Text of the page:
Regaining emotional equilibrium is the only way to ensure you are making accurate decisions. When we decide based on fear or anger, it has negative consequences. Here are the steps that will help you regain control of your mind.

1. Acknowledge Your Fear

The first thing you need to do in proactive crisis management is to acknowledge your emotions. Once you do this, you can think about handling it and stop yourself from acting out of fear. That’s because fear quickly turns into anger. This simple act will help in building a positive mindset routine that you will need during the crisis.

Yes, a crisis is scary, but I refuse to act selfishly. I will preserve and protect the interests of myself and everyone in my circle of influence. The first crisis intervention steps often determine the trajectory of your other options. So, learn to acknowledge your fear but resist being overly influenced by it.

How do you acknowledge fear but resist its influence? The key is to observe and control our breathing. When you react to fear, you tend to inhale and hold your breath. So, learn to observe your breath. Then, when you feel yourself holding your breath, let it out. Take 3 or 4 slow breaths. If you can close your eyes, this also helps you observe your body. It’s the first and most important aspect of navigating crises.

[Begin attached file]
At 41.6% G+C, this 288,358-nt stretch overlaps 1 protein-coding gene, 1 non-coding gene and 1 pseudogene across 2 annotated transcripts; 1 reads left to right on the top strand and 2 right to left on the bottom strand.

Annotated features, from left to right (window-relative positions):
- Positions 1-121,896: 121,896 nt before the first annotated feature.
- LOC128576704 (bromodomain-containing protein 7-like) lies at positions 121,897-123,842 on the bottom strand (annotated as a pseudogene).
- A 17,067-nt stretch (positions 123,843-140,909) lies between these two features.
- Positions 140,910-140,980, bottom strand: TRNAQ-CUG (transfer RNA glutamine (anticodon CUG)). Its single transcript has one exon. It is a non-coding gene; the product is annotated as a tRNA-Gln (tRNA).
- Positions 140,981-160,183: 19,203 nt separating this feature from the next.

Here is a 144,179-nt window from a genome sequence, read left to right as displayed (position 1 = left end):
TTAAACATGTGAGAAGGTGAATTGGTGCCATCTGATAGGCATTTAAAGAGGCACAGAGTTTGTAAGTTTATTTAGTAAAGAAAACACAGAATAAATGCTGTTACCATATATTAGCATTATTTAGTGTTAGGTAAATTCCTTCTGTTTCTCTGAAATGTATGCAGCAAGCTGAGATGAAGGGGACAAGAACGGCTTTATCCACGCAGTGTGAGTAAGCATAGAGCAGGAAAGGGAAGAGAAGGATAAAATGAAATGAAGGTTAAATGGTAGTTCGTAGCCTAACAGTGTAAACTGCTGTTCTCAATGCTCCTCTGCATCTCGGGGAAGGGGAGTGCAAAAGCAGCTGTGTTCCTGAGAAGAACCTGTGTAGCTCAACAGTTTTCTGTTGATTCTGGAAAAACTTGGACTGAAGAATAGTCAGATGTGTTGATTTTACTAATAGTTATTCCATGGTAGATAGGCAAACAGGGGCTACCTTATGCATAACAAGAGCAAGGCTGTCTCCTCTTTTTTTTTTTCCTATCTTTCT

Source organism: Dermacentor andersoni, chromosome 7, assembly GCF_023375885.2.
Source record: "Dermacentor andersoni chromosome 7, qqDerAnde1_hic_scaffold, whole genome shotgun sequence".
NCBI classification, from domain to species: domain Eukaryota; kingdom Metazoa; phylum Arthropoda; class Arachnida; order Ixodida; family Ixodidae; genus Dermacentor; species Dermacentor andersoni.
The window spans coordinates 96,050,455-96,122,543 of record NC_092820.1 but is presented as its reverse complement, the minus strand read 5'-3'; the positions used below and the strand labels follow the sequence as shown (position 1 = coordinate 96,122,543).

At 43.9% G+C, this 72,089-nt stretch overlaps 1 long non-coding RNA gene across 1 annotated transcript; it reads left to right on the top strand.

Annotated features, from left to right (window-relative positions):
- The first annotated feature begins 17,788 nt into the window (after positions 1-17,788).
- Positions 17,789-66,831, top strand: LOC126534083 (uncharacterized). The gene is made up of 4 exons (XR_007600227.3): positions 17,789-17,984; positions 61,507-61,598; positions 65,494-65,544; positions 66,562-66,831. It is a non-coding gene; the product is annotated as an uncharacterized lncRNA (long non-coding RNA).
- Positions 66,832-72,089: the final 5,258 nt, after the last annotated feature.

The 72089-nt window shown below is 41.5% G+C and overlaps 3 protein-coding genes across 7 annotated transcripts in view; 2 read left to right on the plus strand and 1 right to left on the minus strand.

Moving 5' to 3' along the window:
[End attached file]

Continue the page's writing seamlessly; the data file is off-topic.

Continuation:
2. Be Aware, Assess and Act Prudently

Don’t deny or ignore what is going on. Hiding from your fears or concerns doesn’t make them go away. Also, please don’t engage in activities that flaunt the danger. In a pandemic, people who refute the opinions of epidemiologists and scientists make things worse.

Assess your resources. What do you have that you can use to solve problems or issues? Be creative. Don’t overlook the simplest items that can be used in multiple ways.

Watch for people who get caught up in conspiracy theories. Don’t follow the opinions of those who are unqualified. Beware of those aligned with far-right political and religious agendas. Please don’t get caught up in their brand of delusions. It will only exacerbate your emotions. Think positive during the pandemic and avoid people or sources promoting extremist ideologies.

Learn to think before you act. Guard your words and actions. Learn to be aware of your surroundings and the larger community, but don’t let your emotions get caught up in negative thinking. People will tend to act out of fear or anger during a crisis.

3. Research and Follow Qualified Experts

The best advice comes from trained epidemiologists at organizations like the Centers for Disease Control and Prevention and the World Health Organization (1). If you see others providing conflicting advice, don’t follow them. Emergencies change rapidly, so be prudent and resist, acting out of fear.

The ability to maintain your emotional equilibrium is vital. Staying calm and thinking about the long-term consequences of your actions is essential. Keep building a positive mindset routine to make the best decisions. So, the incident involving the eggs you took from that lady’s cart will live on as an example of emotional behavior. She will tell the story to her friends and family, as will everyone who observes it.

Above all, stay away from talk show pundits spouting crazy claims, contradicting genuine experts.